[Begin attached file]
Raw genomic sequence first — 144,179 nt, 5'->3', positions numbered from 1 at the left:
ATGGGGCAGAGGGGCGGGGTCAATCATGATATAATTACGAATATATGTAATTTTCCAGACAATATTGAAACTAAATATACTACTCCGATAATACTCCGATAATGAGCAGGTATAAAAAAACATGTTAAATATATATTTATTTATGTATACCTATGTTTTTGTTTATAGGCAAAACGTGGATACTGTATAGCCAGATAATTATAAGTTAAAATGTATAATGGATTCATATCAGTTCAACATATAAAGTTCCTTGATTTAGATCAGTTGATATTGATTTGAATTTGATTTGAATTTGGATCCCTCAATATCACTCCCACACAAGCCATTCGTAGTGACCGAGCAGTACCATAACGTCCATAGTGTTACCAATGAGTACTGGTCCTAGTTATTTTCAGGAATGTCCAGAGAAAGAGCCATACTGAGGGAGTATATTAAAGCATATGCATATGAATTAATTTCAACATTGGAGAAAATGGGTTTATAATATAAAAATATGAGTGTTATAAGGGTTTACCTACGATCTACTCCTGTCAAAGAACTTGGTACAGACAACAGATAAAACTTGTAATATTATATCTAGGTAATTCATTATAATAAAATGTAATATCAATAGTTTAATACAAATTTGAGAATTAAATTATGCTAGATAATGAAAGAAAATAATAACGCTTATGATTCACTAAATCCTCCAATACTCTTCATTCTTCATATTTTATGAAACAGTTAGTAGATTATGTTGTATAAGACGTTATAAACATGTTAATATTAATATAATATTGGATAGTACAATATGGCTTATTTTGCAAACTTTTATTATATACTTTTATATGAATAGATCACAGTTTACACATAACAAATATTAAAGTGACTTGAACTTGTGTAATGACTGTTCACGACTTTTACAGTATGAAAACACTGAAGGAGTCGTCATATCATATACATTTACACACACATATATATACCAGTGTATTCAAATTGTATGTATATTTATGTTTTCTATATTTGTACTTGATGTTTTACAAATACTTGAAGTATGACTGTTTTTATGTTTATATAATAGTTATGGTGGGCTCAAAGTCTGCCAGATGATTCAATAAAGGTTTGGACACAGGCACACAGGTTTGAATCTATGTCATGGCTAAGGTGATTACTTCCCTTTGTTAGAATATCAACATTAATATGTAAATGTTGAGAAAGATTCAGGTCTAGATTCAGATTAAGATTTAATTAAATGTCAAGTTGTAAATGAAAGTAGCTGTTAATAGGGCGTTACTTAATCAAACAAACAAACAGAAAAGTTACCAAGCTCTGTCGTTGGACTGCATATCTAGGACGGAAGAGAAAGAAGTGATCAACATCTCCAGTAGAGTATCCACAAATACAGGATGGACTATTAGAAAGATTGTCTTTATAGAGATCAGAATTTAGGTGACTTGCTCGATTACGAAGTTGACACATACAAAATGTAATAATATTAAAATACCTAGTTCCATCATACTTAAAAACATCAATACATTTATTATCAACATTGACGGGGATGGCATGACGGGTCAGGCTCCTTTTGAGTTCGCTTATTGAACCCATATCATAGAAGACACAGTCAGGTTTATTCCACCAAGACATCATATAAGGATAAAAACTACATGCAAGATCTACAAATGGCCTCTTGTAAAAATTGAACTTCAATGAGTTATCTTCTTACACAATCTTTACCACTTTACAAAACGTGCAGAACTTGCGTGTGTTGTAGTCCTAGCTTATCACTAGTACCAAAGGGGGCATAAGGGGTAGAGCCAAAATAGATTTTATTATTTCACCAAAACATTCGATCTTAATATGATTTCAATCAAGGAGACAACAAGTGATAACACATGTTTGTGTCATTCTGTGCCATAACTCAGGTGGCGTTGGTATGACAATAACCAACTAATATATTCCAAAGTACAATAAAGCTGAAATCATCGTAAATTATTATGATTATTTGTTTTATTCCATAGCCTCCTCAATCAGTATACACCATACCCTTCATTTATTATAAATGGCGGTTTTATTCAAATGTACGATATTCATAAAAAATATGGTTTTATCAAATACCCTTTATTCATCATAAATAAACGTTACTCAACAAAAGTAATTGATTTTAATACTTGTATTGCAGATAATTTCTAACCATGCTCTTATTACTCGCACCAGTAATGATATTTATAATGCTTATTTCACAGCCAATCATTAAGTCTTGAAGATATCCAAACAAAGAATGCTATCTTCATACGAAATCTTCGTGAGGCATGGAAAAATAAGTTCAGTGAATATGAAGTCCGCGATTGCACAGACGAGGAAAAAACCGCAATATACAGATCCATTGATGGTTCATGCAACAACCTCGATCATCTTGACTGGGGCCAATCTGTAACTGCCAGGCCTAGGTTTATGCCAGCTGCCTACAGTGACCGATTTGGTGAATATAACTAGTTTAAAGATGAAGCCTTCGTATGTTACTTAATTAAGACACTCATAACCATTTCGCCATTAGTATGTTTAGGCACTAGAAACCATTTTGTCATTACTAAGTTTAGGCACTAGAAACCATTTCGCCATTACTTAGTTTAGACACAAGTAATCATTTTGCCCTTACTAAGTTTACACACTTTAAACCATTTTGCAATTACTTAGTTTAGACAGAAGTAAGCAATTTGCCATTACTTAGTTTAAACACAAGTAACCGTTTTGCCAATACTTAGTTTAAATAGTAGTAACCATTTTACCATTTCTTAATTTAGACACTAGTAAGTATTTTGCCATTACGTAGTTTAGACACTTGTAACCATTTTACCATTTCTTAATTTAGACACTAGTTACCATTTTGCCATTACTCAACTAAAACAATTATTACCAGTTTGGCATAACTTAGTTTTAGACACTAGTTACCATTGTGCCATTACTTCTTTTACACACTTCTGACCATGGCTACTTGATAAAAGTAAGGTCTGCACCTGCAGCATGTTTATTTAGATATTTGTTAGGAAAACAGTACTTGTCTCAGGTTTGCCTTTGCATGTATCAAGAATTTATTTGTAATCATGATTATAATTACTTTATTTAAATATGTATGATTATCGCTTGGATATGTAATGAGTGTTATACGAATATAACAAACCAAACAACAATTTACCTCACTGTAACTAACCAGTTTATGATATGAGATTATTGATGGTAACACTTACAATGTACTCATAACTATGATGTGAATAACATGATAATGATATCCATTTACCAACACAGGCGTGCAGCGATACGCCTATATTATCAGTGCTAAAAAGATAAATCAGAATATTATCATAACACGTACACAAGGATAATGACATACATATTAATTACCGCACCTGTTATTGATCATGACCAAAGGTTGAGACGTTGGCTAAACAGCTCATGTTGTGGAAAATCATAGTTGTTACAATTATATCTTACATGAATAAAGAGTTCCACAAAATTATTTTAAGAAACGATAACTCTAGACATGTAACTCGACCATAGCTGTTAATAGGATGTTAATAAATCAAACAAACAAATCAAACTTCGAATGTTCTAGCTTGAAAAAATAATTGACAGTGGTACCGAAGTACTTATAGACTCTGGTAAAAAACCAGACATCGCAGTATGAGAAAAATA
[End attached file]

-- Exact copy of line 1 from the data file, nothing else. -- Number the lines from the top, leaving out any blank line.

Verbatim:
Raw genomic sequence first — 144,179 nt, 5'->3', positions numbered from 1 at the left: